Following the release, earlier this week, of testimony filed in a federal lawsuit against Trump University, the United States is facing a high-stakes social-science experiment. Will one of the world’s leading democracies elect as its President a businessman who founded and operated a for-profit learning annex that some of its own employees regarded as a giant rip-off, and that the highest legal officer in New York State has described as a classic bait-and-switch scheme?

If anyone still has any doubt about the troubling nature of Donald Trump’s record, he or she should be obliged to read the affidavit of Ronald Schnackenberg, a former salesman for Trump University. Schnackenberg’s testimony was one of the documents unsealed by a judge in the class-action suit, which was brought in California by some of Trump University’s disgruntled former attendees.

Read the rest of this article at The New Yorker

How Mark Zuckerberg Led Facebook’s War To Crush Google Plus


STEVE JOBS once visited an apple orchard while on a fruitarian diet, and it gave him the idea for the name of the company that he, Steve Wozniak and Ronald Wayne went on to found. Jobs thought the name would make the company seem quirky, approachable and fun. Its popular, highly profitable products have helped make it the world’s most valuable company for nearly five years. However, questions are growing about its shelf life.

On January 26th Apple announced profits for its most recent quarter of $18.4 billion, more than any listed firm worldwide has yet made in a three-month period. However, the good news was overshadowed by Apple’s warning of a sharp fall in revenues in the current quarter. In the past six months its shares have fallen by over 20%, more than double the decline in the S&P 500 index, on fears that sales of the iPhone, which provides most of the firm’s revenues and profits, have peaked. Is it only a matter of time before Apple (worth around $550 billion) is overtaken by Alphabet, Google’s parent ($500 billion)?

Read the rest of this article at Vanity Fair

Hot Air Millionaires: How Drybar Became A $100 Million Business

Six years after opening its first salon, Drybar is on track to do $100 million in sales this year. Here’s how it got there.


Nora Ephron wrote fondly of her twice-weekly blowout regimen in 2006.

“It’s cheaper by far than psychoanalysis, and much more uplifting,” the late writer quippedin her book I Feel Bad About My Neck: And Other Thoughts on Being a Woman. “What’s more, it takes much less time than washing and drying your own hair every single day, especially if, like me, you live in a large city where a good and reasonably priced hairdresser is just around the corner.”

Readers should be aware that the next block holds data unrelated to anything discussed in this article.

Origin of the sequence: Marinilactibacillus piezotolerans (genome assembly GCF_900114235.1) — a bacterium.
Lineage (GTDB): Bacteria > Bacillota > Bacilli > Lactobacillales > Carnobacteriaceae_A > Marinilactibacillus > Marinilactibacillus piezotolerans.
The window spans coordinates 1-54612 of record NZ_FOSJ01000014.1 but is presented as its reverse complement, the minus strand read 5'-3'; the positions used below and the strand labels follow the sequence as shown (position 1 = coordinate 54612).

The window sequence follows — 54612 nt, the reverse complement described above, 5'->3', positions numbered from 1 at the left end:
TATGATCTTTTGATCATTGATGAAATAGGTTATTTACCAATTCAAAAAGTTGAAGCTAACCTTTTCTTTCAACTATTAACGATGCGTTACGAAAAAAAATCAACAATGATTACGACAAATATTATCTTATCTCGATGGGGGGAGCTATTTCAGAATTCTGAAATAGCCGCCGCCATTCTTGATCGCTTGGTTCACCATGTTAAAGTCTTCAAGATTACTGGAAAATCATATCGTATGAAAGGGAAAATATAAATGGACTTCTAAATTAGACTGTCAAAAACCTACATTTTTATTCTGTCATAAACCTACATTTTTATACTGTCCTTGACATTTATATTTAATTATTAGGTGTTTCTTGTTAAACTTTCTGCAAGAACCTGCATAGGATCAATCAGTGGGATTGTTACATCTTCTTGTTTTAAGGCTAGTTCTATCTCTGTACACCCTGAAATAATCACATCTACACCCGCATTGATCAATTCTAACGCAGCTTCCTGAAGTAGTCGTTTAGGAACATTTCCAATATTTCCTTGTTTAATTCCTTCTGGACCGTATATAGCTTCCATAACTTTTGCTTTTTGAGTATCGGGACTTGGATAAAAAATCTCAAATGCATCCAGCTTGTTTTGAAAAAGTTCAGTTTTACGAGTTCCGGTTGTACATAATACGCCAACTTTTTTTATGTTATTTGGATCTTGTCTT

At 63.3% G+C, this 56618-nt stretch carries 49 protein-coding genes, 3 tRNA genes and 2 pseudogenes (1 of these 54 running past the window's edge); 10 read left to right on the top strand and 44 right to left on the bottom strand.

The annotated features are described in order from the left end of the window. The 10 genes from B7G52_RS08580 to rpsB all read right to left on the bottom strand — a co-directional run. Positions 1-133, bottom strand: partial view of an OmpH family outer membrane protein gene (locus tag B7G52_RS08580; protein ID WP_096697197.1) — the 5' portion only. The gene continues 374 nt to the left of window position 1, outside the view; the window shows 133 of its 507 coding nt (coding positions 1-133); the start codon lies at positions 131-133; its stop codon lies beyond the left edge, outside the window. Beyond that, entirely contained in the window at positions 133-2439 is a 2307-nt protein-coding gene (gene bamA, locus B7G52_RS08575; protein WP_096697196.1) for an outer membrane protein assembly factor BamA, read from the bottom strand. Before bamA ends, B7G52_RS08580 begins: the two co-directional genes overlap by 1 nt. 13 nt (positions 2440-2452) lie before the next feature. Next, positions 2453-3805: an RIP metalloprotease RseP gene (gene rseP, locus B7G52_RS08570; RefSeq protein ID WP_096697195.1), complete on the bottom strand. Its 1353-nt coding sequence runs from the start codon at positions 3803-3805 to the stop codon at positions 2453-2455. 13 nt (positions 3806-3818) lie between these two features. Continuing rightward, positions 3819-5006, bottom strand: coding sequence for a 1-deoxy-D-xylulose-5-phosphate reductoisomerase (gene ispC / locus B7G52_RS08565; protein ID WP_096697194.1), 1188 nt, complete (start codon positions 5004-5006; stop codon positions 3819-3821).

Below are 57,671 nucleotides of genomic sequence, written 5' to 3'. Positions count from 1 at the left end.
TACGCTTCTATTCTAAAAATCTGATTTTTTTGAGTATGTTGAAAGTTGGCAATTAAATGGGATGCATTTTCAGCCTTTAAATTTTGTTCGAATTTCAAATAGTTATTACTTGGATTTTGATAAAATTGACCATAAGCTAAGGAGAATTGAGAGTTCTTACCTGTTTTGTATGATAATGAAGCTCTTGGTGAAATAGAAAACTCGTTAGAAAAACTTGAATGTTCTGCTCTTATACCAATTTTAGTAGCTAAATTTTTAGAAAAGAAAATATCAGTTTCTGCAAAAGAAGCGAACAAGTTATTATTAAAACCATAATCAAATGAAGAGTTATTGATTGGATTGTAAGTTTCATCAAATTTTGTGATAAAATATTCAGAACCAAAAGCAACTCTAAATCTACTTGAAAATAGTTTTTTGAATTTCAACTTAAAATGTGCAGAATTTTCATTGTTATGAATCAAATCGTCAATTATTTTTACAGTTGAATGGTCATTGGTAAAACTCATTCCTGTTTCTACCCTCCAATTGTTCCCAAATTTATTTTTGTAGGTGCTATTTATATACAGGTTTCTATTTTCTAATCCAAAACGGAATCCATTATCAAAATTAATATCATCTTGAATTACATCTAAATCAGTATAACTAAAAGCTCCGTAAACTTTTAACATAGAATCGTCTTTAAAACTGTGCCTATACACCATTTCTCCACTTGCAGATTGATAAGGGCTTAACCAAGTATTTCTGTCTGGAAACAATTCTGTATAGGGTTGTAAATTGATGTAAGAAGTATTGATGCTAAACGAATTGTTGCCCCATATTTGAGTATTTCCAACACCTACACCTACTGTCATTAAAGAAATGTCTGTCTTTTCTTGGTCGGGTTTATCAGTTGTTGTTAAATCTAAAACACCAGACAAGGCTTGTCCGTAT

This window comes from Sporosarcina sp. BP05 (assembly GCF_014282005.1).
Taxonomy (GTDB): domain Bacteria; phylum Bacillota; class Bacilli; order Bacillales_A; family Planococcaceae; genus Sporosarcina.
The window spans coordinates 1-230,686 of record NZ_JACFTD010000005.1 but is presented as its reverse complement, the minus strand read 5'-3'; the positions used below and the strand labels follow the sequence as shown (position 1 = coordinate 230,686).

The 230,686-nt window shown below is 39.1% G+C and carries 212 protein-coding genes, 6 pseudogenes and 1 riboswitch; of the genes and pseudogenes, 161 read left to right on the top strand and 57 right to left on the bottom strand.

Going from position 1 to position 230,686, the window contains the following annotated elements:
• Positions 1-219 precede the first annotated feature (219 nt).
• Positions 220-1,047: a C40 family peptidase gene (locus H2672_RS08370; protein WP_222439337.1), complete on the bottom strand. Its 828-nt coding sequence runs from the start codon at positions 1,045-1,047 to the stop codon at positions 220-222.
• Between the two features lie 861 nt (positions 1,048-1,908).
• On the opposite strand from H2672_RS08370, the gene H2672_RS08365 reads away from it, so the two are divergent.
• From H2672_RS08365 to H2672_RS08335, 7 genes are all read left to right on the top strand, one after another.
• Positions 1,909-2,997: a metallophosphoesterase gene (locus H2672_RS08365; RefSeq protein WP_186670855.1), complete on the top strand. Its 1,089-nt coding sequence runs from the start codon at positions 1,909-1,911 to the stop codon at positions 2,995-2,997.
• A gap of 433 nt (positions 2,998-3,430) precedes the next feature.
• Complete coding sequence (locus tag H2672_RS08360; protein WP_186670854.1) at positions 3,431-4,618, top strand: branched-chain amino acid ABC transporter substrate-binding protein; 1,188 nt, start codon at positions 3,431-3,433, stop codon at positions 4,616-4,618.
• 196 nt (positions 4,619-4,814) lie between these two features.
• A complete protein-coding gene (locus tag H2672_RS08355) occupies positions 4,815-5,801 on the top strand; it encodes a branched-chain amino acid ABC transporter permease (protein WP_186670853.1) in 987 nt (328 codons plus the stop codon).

In the decade since Ephron’s book was published, the blowout has gone from an add-on service at salons into a full-on national craze. There are now hundreds of specialist parlors hinging their fortunes on $35 to $50 blowouts — no cuts, no color — and drawing a massive audience among well-to-do women. It’s the modern-day reincarnation of the beauty parlors that provided weekly wash-and-sets to America’s grandmothers 60 years ago, except now there’s free champagne and Ariana Grande on the speakers.

Leading the charge is a company called Drybar.

It’s OK if you haven’t heard of it. The very concept of a blowout isn’t familiar to all women, and it’s largely foreign to men. When I asked my 25-year-old brother to define the term, he responded: “Like, something to do with a girl’s hair that makes it poofy but still straight? Like a perm but without making it curly?”

He wasn’t far off: It’s typically a shampoo and styling with a blow-dryer, and it tends to look a million times better than what the average woman can do herself. It’s the gloss you might want for a big job interview, your birthday party, or a wedding where you need to impress your ex.

It usually starts in the teen years for women with naturally wavy, curly or frizzy hair: a steady accumulation of straightening irons, serums, and treatments to manage your mane and exert some control over how you look. Because your efforts are erased every time water hits your head, it’s often rinse and repeat several times a week, sometimes for hours.

Read the rest of this article at BuzzFeed

P.S. previous articles & more by P.F.M. // Top images: @jodianne_, @emily_luciano, @stacieflinner